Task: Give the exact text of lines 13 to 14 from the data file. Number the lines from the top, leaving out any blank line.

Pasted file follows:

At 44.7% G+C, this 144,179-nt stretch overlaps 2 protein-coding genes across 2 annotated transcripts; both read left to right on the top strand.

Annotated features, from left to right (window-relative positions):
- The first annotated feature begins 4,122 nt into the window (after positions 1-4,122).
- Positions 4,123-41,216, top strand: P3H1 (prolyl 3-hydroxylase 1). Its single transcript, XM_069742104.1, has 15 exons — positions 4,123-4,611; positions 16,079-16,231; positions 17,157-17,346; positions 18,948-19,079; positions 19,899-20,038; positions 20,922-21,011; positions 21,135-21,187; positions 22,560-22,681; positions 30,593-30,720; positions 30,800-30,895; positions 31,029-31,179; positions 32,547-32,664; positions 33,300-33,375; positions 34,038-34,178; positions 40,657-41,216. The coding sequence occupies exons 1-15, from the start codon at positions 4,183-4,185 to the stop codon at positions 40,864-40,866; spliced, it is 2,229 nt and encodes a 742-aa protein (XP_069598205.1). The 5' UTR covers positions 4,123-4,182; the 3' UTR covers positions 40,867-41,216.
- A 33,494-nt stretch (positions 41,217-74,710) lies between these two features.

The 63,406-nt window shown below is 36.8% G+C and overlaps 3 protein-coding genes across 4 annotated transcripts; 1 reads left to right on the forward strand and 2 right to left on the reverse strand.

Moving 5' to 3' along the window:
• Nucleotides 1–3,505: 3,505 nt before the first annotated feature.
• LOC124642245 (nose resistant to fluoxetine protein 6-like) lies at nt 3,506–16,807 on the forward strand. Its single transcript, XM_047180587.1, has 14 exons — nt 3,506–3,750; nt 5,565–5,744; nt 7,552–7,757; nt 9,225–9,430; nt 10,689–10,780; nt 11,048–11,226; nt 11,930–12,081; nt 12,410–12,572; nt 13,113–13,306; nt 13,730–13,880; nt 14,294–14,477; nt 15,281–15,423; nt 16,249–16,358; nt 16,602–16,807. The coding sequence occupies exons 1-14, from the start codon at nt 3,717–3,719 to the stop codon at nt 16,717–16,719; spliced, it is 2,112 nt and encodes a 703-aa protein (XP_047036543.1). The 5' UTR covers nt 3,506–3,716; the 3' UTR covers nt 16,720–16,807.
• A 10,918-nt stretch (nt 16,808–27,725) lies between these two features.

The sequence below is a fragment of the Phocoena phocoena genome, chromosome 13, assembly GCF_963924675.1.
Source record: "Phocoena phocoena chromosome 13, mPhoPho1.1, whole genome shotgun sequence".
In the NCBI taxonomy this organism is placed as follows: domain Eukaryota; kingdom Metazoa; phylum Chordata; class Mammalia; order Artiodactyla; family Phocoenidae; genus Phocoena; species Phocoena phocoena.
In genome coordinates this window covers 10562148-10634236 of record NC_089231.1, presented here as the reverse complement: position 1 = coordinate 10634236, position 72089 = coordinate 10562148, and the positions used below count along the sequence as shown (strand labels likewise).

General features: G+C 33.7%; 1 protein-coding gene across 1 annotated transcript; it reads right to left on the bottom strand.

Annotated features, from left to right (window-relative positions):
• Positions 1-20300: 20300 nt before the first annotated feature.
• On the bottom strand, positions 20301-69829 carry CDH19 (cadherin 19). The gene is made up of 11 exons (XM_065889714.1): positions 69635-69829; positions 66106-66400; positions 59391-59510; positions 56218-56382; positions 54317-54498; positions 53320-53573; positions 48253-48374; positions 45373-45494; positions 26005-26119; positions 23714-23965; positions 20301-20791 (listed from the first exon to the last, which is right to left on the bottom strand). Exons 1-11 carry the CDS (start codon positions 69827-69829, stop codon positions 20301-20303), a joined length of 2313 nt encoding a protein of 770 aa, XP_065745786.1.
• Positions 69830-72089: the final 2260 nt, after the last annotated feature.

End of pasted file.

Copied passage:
In the NCBI taxonomy this organism is placed as follows: domain Eukaryota; kingdom Metazoa; phylum Chordata; class Mammalia; order Artiodactyla; family Phocoenidae; genus Phocoena; species Phocoena phocoena.
In genome coordinates this window covers 10562148-10634236 of record NC_089231.1, presented here as the reverse complement: position 1 = coordinate 10634236, position 72089 = coordinate 10562148, and the positions used below count along the sequence as shown (strand labels likewise).